Some Brotherly Love for Buses in Newly Unveiled Seven-Year Transit Plan

Philadelphia promises to emphasize bus travel as well as bike-share in a city where one-third of residents do not have access to a car.

Expanding the “efficacy, affordability, and connectivity” of the bus system is a priority in Philadelphia's CONNECT Strategic Transportation Plan. (AP Photo/George Widman)

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Philadelphia Mayor Jim Kenney and the Office of Transportation, Infrastructure, and Sustainability (OTIS) have unveiled their seven-year Strategic Transportation Plan, which reflects the city’s vision for a “safe, affordable, accessible and reliable” transit ecosystem. According to PlanPhilly, the report, which outlines a strategy from 2019 through 2025, gathers together the disparate strands of various transportation initiatives into a unified vision.

That vision, however, is intended to be smaller-scale and more practical in scope. PlanPhilly quoted the city’s Managing Director Mike DiBerardinis in calling it a “strategic plan, not a long-term plan that’s going to wait for hundreds of millions or billions of dollars of state and federal investment, but one that does better with what we have.”

Of the city’s four major modes of public transit (bus, subway, trolley, regional rail), the plan strongly emphasizes investment in the bus and trolley systems. The plan promises upgrades to the trolley fleet, and modernization to stations including wheelchair- and stroller-accessibility.

But the plan’s biggest push will be to improve the “efficacy, affordability, and connectivity” of the bus system, as a way to reverse a declining ridership.

“Focusing on the bus network redesign will benefit not only [about] 26 percent of people that are currently using transit, but all the people that might want to use transit if it worked for them,” OTIS Director of Policy Chris Puchalsky told PlanPhilly. “It will also benefit the 46 percent of people in poverty who ride the bus.”

Among the changes to the bus system will be ending SEPTA’s transfer fees, transforming existing bus lanes, and instituting “new bus priority treatments,” according to the report.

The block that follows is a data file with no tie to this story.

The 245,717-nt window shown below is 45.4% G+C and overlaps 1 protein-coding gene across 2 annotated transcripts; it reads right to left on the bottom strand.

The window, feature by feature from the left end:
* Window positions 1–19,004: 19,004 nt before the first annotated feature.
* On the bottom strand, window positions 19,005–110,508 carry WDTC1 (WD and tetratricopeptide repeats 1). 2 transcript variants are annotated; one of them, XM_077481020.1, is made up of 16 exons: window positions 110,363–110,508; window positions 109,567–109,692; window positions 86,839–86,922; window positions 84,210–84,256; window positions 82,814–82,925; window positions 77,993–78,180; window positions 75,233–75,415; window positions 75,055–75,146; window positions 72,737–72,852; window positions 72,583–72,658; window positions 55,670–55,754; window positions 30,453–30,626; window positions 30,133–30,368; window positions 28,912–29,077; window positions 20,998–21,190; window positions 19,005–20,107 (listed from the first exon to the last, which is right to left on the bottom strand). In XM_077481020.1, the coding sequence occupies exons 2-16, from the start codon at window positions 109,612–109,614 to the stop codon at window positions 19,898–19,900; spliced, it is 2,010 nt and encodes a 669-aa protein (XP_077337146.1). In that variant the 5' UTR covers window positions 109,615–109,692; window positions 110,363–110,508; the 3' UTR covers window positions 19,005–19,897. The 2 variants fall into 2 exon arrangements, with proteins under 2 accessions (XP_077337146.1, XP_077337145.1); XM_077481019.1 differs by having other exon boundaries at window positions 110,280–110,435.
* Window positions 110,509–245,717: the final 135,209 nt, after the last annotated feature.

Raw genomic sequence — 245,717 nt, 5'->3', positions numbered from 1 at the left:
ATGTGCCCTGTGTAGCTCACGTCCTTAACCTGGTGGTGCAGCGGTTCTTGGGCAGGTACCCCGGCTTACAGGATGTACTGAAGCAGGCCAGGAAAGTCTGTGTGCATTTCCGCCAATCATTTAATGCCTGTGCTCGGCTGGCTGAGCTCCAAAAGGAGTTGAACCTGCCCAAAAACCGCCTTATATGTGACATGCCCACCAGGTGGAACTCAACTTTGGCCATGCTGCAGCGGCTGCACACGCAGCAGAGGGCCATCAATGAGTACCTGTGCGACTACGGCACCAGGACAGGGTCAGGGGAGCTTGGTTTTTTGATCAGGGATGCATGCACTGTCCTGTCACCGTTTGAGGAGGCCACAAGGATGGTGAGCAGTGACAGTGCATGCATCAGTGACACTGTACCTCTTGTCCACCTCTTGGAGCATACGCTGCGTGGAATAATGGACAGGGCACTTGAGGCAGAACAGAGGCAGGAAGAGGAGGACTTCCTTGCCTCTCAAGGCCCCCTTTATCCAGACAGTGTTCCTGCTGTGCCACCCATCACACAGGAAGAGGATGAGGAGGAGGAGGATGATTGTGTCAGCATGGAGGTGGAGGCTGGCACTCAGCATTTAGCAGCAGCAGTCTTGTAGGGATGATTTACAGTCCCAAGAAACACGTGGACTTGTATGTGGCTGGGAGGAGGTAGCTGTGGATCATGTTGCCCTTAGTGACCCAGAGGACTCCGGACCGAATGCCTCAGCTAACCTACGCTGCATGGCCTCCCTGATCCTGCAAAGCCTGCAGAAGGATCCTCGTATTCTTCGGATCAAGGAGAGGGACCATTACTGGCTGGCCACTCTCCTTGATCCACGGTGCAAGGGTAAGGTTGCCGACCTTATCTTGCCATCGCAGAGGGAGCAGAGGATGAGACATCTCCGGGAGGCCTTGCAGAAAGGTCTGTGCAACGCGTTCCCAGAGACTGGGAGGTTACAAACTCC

The report also commits to expanding Philly’s Indego bike-share program, which encompasses 128 stations and 1,300 bikes, with nearly 40 percent of stations situated in low- to moderate-income neighborhoods. The plan proposes to continue expansion and go deeper and denser into pockets of the city with already high ridership. According to the CONNECT report, Philadelphia has the highest percentage of people who commute by bicycle of any large city in the U.S.

But this recommendation comes as reports that Kenney’s administration has scaled back its commitment to instituting dedicated bike lanes around the city. Although Kenney promised the creation of 30 new miles of bike lanes during his administration, according to, the new goal is 20 miles of bike lanes by 2020 and 40 miles by 2025. As Next City has reported, the Bicycle Coalition of Greater Philadelphia has pressured the city to work with the community to accelerate its Vision Zero rollout to reduce pedestrian and bike fatalities.

Other report highlights include the shift of SEPTA’s funding burden to regional stakeholders as well as the expansion of “neighborhood slow zones,” featuring traffic circles and speed cushions, to calm traffic.

You can read the entire report here.

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Kelly Regan is Next City's editorial director. Previously, she was a Senior Editorial Manager for Content Strategy at Google, and the Editorial Director for the Frommer's Travel Guides.

Tags: philadelphiatransportation spendingtransit agencies

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